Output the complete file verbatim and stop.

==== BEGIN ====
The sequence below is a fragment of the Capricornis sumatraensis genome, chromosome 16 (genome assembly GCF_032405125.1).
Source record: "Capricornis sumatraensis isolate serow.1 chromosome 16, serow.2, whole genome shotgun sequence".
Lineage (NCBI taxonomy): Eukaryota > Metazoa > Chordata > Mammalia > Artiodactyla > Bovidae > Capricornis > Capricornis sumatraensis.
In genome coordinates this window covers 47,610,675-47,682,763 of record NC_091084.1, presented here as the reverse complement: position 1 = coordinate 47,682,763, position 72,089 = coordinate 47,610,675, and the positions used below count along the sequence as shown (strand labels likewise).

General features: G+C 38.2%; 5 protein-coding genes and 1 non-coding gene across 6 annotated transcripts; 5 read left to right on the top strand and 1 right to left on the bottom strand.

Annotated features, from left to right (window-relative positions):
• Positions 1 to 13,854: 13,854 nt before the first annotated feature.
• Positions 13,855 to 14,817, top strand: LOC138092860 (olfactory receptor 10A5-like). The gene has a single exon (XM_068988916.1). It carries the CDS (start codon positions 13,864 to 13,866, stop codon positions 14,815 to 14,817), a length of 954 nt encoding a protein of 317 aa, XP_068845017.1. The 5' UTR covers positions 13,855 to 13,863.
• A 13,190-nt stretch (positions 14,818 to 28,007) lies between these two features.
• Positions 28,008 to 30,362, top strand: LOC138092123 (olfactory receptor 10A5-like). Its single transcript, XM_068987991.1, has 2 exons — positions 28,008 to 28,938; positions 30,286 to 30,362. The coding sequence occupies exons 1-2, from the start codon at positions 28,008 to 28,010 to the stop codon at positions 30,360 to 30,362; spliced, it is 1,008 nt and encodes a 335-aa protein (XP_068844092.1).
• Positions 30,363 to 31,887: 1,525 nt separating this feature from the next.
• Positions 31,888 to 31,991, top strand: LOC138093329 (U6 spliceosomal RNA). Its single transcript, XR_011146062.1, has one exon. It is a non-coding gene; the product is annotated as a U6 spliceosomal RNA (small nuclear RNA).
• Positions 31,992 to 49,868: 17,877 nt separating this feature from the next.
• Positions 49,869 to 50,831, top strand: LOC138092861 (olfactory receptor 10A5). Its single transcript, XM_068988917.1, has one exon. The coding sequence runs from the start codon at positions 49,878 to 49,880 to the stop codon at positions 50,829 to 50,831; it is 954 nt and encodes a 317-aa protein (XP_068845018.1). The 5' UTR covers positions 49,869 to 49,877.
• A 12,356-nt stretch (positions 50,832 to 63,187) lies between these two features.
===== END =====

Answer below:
The sequence below is a fragment of the Capricornis sumatraensis genome, chromosome 16 (genome assembly GCF_032405125.1).
Source record: "Capricornis sumatraensis isolate serow.1 chromosome 16, serow.2, whole genome shotgun sequence".
Lineage (NCBI taxonomy): Eukaryota > Metazoa > Chordata > Mammalia > Artiodactyla > Bovidae > Capricornis > Capricornis sumatraensis.
In genome coordinates this window covers 47,610,675-47,682,763 of record NC_091084.1, presented here as the reverse complement: position 1 = coordinate 47,682,763, position 72,089 = coordinate 47,610,675, and the positions used below count along the sequence as shown (strand labels likewise).

General features: G+C 38.2%; 5 protein-coding genes and 1 non-coding gene across 6 annotated transcripts; 5 read left to right on the top strand and 1 right to left on the bottom strand.

Annotated features, from left to right (window-relative positions):
• Positions 1 to 13,854: 13,854 nt before the first annotated feature.
• Positions 13,855 to 14,817, top strand: LOC138092860 (olfactory receptor 10A5-like). The gene has a single exon (XM_068988916.1). It carries the CDS (start codon positions 13,864 to 13,866, stop codon positions 14,815 to 14,817), a length of 954 nt encoding a protein of 317 aa, XP_068845017.1. The 5' UTR covers positions 13,855 to 13,863.
• A 13,190-nt stretch (positions 14,818 to 28,007) lies between these two features.
• Positions 28,008 to 30,362, top strand: LOC138092123 (olfactory receptor 10A5-like). Its single transcript, XM_068987991.1, has 2 exons — positions 28,008 to 28,938; positions 30,286 to 30,362. The coding sequence occupies exons 1-2, from the start codon at positions 28,008 to 28,010 to the stop codon at positions 30,360 to 30,362; spliced, it is 1,008 nt and encodes a 335-aa protein (XP_068844092.1).
• Positions 30,363 to 31,887: 1,525 nt separating this feature from the next.
• Positions 31,888 to 31,991, top strand: LOC138093329 (U6 spliceosomal RNA). Its single transcript, XR_011146062.1, has one exon. It is a non-coding gene; the product is annotated as a U6 spliceosomal RNA (small nuclear RNA).
• Positions 31,992 to 49,868: 17,877 nt separating this feature from the next.
• Positions 49,869 to 50,831, top strand: LOC138092861 (olfactory receptor 10A5). Its single transcript, XM_068988917.1, has one exon. The coding sequence runs from the start codon at positions 49,878 to 49,880 to the stop codon at positions 50,829 to 50,831; it is 954 nt and encodes a 317-aa protein (XP_068845018.1). The 5' UTR covers positions 49,869 to 49,877.
• A 12,356-nt stretch (positions 50,832 to 63,187) lies between these two features.